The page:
What Employers Think When They See Your LinkedIn Profile
Published: Apr 02, 2015
April 2, 2015
By Angela Rose for BioSpace.com
If you think social media is purely for posting cat pics and vacation photos or keeping up with friends from your high school and college days, you’re wrong. Social media has become an increasingly important tool used by life science employers when recruiting new talent. In fact, according to a 2014 survey conducted by Jobvite, a recruiting intelligence company, 93 percent of recruiters currently use or plan to use social media to enhance their recruiting efforts.
LinkedIn is perhaps the most important: 94 percent of recruiters responding to the Jobvite survey use it. They regularly search for and contact candidates as well as keep tabs on professionals they’d like to recruit in the future. Ensure your profile is effective for these purposes by reviewing it from an employer’s perspective. If you think that recruiters are likely to have any of the following thoughts, revise your content accordingly.
1. This person isn’t looking for work.
Nothing turns an employer off faster than an outdated or incomplete LinkedIn profile. According to Jobvite, 93 percent of them look for details on your “professional experience,” while 96 examine your “length of professional tenure.” Specific hard skills are also important to 95 percent of the recruiters reviewing you. Make sure they all find what they seek. Write an engaging summary, include all of your employment experience, and list skills relevant to your position.
No photo—or an unprofessional one—may also hurt you. One study by TheLadders found recruiters spend 19 percent of their time on your profile just looking at your picture. Your best bet is a well-lit headshot in business attire with a neutral, non-distracting background. And, don’t forget to smile!
2. This person doesn’t want to work for my biotech/pharma company.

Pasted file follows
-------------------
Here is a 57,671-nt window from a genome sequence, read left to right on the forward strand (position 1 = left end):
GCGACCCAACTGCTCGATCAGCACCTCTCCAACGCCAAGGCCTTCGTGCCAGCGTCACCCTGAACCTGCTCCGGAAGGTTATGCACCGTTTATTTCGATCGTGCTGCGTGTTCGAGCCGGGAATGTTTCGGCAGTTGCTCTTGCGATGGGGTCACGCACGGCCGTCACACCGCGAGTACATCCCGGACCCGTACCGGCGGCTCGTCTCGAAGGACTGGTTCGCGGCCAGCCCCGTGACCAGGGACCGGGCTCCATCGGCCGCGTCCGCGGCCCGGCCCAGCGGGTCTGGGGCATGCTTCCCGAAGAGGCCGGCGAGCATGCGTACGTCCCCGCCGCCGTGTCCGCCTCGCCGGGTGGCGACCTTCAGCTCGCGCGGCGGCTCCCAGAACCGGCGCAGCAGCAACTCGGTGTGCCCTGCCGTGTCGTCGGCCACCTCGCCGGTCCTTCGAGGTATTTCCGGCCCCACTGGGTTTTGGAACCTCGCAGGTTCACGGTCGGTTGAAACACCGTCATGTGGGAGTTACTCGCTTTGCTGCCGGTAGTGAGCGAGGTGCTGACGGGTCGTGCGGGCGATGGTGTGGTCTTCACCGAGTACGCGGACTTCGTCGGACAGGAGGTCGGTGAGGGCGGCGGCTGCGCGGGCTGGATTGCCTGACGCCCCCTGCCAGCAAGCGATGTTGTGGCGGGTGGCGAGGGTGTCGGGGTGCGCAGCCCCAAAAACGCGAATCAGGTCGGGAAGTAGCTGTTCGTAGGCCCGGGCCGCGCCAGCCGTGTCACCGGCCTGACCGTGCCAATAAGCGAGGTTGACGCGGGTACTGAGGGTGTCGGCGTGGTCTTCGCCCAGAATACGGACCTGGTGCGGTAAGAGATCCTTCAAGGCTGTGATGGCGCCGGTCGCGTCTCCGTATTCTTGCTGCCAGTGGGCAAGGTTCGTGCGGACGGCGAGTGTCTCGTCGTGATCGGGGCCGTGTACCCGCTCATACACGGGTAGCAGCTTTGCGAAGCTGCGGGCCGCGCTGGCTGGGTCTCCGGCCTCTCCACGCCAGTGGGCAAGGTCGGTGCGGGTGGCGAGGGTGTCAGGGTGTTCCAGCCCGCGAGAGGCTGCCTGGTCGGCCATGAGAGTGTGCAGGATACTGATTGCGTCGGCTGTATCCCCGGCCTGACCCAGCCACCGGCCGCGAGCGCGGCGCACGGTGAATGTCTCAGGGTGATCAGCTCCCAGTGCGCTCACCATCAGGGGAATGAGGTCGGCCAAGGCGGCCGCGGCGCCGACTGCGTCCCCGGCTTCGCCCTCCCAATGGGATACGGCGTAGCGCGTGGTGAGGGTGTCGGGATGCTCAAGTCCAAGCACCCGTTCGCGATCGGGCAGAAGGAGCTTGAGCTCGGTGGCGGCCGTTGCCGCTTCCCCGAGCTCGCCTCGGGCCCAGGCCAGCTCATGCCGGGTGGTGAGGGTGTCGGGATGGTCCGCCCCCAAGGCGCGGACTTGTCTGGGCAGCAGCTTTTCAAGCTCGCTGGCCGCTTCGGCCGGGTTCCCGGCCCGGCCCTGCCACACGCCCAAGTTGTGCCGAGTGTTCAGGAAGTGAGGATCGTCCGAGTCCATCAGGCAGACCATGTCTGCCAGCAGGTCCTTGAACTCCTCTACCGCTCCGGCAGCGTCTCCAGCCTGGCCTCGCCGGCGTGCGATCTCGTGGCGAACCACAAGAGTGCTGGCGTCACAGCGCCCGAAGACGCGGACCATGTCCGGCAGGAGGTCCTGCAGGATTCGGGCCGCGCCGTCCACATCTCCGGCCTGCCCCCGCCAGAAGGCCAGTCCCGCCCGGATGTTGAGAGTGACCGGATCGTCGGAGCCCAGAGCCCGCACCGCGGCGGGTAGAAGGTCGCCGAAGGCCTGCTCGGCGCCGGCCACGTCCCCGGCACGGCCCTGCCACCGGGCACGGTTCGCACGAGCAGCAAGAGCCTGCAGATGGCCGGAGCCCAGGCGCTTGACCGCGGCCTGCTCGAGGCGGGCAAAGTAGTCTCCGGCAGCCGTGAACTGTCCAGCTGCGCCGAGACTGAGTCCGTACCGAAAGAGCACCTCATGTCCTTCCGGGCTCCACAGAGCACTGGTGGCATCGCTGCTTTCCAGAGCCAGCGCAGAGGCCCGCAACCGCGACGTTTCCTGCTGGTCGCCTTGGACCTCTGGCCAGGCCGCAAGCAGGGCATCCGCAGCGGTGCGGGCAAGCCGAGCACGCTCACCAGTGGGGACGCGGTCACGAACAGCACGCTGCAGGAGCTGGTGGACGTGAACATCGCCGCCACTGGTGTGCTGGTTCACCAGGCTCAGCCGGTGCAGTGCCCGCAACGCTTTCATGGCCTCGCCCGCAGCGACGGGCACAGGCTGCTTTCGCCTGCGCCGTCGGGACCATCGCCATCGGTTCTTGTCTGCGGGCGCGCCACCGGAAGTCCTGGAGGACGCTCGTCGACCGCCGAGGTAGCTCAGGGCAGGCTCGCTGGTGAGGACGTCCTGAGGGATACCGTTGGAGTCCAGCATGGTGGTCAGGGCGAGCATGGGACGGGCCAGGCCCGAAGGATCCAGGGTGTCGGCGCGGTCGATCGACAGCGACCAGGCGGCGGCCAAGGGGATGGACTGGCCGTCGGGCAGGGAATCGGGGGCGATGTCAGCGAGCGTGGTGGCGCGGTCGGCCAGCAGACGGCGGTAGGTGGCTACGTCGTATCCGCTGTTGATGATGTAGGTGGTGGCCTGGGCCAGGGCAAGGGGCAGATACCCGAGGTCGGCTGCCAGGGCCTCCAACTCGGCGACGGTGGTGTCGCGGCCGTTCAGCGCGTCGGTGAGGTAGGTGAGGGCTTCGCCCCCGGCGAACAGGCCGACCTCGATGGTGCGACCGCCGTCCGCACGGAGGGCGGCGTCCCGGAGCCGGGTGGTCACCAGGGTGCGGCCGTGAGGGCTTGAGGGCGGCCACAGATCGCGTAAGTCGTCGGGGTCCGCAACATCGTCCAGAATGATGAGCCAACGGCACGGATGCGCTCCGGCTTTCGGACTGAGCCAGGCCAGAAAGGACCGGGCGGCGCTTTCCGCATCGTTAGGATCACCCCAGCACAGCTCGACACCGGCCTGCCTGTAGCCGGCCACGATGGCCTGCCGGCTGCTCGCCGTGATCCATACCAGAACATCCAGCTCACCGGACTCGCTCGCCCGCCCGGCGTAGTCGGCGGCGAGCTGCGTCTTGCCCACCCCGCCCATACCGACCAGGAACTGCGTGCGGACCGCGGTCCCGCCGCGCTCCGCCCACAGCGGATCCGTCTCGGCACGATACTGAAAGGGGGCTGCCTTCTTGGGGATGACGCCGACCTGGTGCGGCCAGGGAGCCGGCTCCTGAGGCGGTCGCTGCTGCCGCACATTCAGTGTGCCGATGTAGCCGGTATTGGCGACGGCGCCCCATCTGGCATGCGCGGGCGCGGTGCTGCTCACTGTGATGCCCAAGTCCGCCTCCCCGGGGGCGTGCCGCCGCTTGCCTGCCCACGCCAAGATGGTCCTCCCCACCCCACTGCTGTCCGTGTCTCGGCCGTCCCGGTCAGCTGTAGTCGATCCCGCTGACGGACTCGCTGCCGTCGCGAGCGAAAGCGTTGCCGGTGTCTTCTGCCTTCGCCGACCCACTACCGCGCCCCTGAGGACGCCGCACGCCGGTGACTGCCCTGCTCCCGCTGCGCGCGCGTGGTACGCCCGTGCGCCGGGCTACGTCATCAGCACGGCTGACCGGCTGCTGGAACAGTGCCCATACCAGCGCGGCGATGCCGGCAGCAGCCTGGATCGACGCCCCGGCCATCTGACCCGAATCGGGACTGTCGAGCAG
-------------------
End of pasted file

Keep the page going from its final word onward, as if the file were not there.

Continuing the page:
Just as in face-to-face networking, virtual connections are often a foot in the door. Take the time to forge LinkedIn connections with employees at your company of interest. You may be able to do this through industry groups or directly through InMail. If you have a connection in common, don’t hesitate to ask for an introduction. According to Jobvite, 93 percent of recruiters look for “mutual connections” when reviewing your profile. If they don’t find any, they may decide you probably don’t want that research associate job badly enough.
3. This person isn’t involved in the industry.
Employers want to hire professionals who breathe, eat and sleep biotech and pharma. Your LinkedIn profile should show your immersion in the industry. Whether you’re a senior automation engineer or a project manager, join relevant groups and make the effort to connect with important professionals in the life science space. Follow industry thought leaders, share their posts and make thoughtful contributions of your own. This will capture the recruiter's attention. According to Jobvite, 88 percent of employers look for “industry-related posts” when reviewing candidate LinkedIn profiles.
4. This person hasn’t impressed anyone.
If your LinkedIn profile lacks professional recommendations, it’s not doing as much for you as it could. Without these badges of honor, recruiters are likely to think your past work hasn’t been that impressive. Fortunately, it’s easy to remedy the situation. Just reach out to past and current colleagues and ask for recommendations. Experts suggest soliciting reviews from a mix of connections including executives, supervisors and coworkers. Aim for a minimum of three, though more is better. Just avoid the generic; ask your colleagues to be specific and to the point in their assessments.
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